Born here or an incomer, we all want best for town
YOUR correspondents' letters under the headline "Vision could give town life" raise some interesting points for consideration by all who are interested in the future of our town.
The first, raised by Barry Campbell, is: who is entitled to voice an opinion about the development of the Saxonvale site? Should there be a time qualification? Should it be those who have lived here for 35 years like Mr Campbell, or perhaps who were born here, ruling out his opinion. Who would decide?
I have friends in their 30s who have moved to Frome in the last year because they think this is a good place to bring up a family. I think this is wonderful and that we must allow people like them that put so much faith into our town to have a say in its future.
I chose to come and live in Frome seven years ago and have not regretted that decision for a moment. It is a town with wonderful features, but the main reason that I love it is the welcome given me and my family by both recent arrivals and those that were born here.
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There is a sense of community in this place that is vibrant and growing stronger. This is why I do not wish to leave and why I intend to live out the rest my life here.
I therefore would like to contribute to the debate about the development of a large part of the centre of this jewel of a town.
The development of Saxonvale is crucial to the town so of course there are strong opinions being expressed.
If, as J O'Shea suggests the majority think that the Frontier proposals are good for this town would they please come forward and explain why they are so good. How will a large supermarket, twice the size of the 25,000sq ft unit that this letter supports, together with a number of other large retail units, provide us with the vibrant town centre that all of us want to see?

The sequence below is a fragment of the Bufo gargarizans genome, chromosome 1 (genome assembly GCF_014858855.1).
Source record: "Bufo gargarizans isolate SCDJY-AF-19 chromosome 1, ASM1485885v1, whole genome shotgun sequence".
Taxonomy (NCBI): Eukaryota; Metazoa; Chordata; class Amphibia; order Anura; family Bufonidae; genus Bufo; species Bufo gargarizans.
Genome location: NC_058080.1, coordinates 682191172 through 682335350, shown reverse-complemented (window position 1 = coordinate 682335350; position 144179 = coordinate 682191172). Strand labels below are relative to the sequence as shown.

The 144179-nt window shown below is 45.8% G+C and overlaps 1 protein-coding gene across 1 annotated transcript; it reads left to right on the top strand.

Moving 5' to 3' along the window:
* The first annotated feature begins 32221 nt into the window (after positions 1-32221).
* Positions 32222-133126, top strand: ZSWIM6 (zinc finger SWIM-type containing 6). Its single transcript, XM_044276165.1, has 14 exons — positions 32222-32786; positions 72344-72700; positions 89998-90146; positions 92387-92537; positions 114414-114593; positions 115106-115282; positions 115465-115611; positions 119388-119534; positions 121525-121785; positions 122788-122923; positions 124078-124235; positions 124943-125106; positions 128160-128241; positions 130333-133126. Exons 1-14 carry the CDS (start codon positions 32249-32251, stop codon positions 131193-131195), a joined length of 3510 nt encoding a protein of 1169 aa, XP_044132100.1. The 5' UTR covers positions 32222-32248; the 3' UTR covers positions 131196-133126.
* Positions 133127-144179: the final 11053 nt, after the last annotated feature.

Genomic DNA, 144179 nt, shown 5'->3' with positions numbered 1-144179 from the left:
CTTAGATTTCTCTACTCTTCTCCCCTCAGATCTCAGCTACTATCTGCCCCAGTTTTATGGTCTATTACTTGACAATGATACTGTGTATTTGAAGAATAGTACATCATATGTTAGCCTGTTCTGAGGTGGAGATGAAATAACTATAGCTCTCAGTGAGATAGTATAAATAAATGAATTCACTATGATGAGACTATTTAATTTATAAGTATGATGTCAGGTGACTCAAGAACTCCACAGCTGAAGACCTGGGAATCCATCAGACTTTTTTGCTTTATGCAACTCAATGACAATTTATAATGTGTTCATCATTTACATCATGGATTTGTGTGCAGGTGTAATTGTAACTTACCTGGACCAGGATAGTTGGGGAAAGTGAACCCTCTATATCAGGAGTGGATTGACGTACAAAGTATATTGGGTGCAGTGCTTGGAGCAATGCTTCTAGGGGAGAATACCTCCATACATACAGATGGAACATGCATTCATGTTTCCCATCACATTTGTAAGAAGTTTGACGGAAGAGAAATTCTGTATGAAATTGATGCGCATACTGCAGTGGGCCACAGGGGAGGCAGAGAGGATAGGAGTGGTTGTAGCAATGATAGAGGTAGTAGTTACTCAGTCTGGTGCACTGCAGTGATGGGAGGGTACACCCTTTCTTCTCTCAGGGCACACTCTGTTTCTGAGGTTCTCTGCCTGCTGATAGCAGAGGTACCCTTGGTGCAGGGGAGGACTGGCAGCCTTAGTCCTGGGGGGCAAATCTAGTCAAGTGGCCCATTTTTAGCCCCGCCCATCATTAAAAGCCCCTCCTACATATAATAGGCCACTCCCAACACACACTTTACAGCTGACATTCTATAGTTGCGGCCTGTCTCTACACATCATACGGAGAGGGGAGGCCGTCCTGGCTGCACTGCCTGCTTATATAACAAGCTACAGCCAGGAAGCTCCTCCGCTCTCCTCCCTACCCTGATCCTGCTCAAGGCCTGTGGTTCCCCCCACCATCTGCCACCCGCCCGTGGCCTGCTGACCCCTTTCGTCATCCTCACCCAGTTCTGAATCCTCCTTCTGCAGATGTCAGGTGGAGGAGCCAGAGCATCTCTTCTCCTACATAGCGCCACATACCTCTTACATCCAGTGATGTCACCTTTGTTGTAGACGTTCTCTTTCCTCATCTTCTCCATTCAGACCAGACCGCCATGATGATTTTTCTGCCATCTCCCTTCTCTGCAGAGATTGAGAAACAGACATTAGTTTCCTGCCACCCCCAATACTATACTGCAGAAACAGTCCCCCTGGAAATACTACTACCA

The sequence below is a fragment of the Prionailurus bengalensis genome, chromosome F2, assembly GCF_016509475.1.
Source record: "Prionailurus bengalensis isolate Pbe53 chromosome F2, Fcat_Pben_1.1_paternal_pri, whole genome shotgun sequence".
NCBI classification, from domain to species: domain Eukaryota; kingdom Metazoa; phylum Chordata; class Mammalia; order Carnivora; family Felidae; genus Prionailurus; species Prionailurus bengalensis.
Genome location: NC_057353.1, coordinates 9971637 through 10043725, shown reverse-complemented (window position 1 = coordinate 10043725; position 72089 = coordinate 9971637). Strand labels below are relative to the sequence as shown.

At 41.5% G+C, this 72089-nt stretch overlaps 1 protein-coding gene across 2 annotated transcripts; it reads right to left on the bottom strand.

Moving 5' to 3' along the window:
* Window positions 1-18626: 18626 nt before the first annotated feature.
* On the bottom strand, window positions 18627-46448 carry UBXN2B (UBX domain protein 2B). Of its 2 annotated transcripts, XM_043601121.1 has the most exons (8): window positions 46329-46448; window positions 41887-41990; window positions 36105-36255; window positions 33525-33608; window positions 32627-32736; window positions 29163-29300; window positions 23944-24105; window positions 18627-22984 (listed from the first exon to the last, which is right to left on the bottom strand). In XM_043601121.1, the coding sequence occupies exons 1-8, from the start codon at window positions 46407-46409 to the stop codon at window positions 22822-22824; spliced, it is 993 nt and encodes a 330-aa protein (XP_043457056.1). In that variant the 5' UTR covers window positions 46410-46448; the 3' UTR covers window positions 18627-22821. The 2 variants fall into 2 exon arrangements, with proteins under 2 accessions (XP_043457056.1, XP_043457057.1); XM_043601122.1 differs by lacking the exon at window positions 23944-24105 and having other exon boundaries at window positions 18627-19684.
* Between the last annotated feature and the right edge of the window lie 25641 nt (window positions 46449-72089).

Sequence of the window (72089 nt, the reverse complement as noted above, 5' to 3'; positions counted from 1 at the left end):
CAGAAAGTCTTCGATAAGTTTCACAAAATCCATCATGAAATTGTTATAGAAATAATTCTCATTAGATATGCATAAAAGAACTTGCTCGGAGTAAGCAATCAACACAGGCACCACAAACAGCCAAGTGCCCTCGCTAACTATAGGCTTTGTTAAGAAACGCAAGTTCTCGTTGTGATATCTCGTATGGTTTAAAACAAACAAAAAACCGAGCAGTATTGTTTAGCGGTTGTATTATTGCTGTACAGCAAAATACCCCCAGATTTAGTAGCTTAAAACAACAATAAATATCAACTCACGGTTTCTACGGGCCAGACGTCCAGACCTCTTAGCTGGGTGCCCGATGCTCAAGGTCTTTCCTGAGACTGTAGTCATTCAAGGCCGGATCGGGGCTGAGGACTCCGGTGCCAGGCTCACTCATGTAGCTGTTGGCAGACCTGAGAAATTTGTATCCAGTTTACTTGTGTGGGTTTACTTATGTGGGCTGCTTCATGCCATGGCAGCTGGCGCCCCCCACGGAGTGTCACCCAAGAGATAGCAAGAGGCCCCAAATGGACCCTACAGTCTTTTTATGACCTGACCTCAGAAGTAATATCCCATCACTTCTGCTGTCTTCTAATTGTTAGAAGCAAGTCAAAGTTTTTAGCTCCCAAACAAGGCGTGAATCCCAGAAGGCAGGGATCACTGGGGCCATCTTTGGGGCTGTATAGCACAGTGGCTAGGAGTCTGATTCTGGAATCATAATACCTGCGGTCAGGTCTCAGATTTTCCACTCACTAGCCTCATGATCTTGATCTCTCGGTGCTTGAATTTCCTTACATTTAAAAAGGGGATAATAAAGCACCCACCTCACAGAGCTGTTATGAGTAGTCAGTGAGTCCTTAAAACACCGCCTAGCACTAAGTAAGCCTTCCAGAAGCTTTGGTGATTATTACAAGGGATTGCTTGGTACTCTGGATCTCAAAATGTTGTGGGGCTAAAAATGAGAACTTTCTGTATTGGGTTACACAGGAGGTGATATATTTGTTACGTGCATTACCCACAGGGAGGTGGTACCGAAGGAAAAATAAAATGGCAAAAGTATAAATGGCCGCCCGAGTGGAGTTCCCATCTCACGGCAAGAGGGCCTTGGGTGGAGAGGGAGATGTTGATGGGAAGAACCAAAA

Frontier Estates is a commercial developer whose first duty is to providing their shareholders with a maximum return of profit on their capital. They do not wish to be constrained in doing this by the 2005 Planning Brief that has been adopted by Mendip District Council for the site. They will be claiming that it is not deliverable, citing the lack of progress since adoption as proof.
If Mendip planners are convinced by this they may decide to ditch their planning brief in favour of the Frontier plan. This document is freely available from Mendip District Council on its website and should be read by all who want to contribute to the town's future.
What I would like to see is a development plan put forward by an organisation that is willing to work with this brief and to consider what will really benefit this town.
Such developers do exist and two were represented at a meeting addressed by Kevin McCloud recently, held in Rook Lane Chapel, about community-built and self-built housing in Frome. We should encourage them (or others like them) to provide us with an alternative to the Frontier/Terramond model that the town as a whole could get behind and which Mendip could also see as a better option for them.
We can and must do much a better development of our town centre than the current proposals will give us.
We could provide an area of retail, commercial, public space and good housing for all of us in Frome and keep the distinctive local feel that makes Frome so special to those that live here and those who visit. Let's do it.
FIRSTLY, I should admit to being born and brought up in London. I left 35 years ago, arriving in Frome some 20 years ago – being particularly drawn to the "middle" school system for my daughter. So now, am I local, or afflicted by a "London village mentality"? "Whatever"!
It saddens me to think we still live in a "them" and "us" mentality. It would be good to think that we, in Frome, are better than this.
In Frome, one could say we're very fortunate to have a large area of land, ripe for developing from scratch. Yes, we could have a very large supermarket (and promise to eat more!). Alternatively, we could have a much more interesting mix, to include a smaller supermarket together with smaller shops and business units, not to mention a large and "fun" town square (to allow for evening functions, eg Food Fest, oh, and how about evening markets and concerts?).
I am puzzled by the lack of enthusiasm for open meetings – are we to assume that "local" people are happy for all decisions to made for them – there seems to be an assumption that "locals" are unable to think for themselves. Who, and where, are these "locals"?